Educational and Environmental Project Part 2 (or as I call it “Going Native”) + The Minnesota State Fair — how fun is that?! Once again I am delighted to be selected as part of MP&G Marketing Solutions’s team (who are Master Water Stewards themselves) and with Mary Pat McNeil, an amazing marketing strategist at the helm.
This project involved illustrating four key messages of client Blue Thumb that goes to its core mission: Planting for Clean Water.® The EPA identifies runoff as the number one threat to our fresh water resources. To protect this valuable natural resource, Blue Thumb along with professional and governmental partnerships are working with individuals, homeowners and commercial businesses to cultivate native plants and raingardens in under utilized spaces, especially those susceptible to dirty water runoff.
Blue Thumb’s four key messages, CAPTURE, PREVENT, PROVIDE and CONSERVE educate people about the benefits of native plants and help create a better understanding of their value to us and our environment. Delivery would be attractive outdoor posters as part of Blue Thumb’s Minnesota State Fair exhibit. Because the exhibit had a bounty of interesting and important information on display, these posters had capture Fair goers attention by being engaging and clear.
BELOW ARE THE RESULTS
To make each poster compelling, I use a full-color image relevant to the message. Rather than use more copy to reinforce each poster’s key message, I used icons with a consistent design, colored to match each photo’s palette and effectively illustrate the supporting messages.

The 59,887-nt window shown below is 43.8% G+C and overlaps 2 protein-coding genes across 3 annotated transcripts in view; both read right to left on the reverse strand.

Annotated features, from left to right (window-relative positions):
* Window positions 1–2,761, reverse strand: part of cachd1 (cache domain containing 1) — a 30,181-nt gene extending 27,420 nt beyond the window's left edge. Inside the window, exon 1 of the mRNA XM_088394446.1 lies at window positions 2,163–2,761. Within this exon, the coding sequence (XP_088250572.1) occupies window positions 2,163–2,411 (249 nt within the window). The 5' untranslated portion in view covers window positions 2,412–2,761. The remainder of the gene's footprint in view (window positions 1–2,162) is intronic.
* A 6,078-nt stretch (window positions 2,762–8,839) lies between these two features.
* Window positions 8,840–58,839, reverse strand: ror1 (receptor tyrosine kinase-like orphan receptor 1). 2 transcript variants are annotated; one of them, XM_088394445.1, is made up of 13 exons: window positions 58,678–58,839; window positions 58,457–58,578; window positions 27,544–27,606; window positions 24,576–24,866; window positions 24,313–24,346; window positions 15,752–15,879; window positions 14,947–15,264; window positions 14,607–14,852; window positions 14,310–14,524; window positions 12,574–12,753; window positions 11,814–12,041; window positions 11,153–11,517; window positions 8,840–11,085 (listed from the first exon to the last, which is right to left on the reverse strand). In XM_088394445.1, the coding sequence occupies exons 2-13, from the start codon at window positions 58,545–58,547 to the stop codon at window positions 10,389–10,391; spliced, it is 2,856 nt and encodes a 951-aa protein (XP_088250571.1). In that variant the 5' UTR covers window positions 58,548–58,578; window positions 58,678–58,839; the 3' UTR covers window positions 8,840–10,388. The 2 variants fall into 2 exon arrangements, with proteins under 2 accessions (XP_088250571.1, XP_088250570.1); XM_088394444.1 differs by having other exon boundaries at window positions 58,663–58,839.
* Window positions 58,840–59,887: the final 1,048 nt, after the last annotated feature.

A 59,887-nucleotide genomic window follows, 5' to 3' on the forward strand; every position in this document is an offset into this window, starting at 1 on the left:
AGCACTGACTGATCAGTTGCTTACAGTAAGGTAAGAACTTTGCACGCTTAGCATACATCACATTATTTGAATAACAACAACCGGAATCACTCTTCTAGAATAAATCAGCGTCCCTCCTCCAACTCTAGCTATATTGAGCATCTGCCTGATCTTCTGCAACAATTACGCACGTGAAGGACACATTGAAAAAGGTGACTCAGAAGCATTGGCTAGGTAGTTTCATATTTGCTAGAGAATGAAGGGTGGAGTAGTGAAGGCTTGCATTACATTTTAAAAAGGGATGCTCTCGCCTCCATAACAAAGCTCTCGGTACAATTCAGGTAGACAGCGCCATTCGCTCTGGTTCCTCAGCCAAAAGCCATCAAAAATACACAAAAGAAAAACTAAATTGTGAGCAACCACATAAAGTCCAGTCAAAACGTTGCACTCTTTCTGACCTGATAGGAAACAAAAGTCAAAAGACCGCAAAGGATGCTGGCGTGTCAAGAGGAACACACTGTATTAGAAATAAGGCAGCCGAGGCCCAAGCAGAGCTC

Native Plants Capture and Filter Dirty Runoff. Native plants help take care of human activity in our desire to “tame nature” with manicured lawns and golf courses. “Going Native” captures pollutants caused by traditional landscaping (and Fido) filtering the dirty runoff that would end up in our lakes, rivers and precious aquifers.
Native Plants Prevent Erosion. I had no idea that most of the native plants and grasses are
growing below ground with amazingly long root structures for filtering and soil stabilization.
(This poster needed actual plant illustrations instead of icons to compare and contrast
native plants to our non-native grass-lawn tuff).
Native Plants Provide Food and Habitat for Pollinators. Even if you didn’t know dirty water runoff
was the number one threat to our fresh waterways, the fact native plants support bees, butterflies
and birds is a pretty compelling reason to “Go Native.”
Native Plants Conserve Water and Energy. “Going Native” means less time and money mowing and fussing over lawns.
GOING NATIVE PROJECT NOTES:
SIDE NOTE ONE: If you’ve got space in your yard or thinking about planting a raingarden, Blue Thumb is an excellent resource to help you get started and then some. And by the way, winter is the perfect time to start planning your ”Go Native” garden for spring planting.
SIDE NOTE TWO: If you’re looking for effective design and clear communications to get your message across to your audience, I can help make it happen. Just give me a shout.
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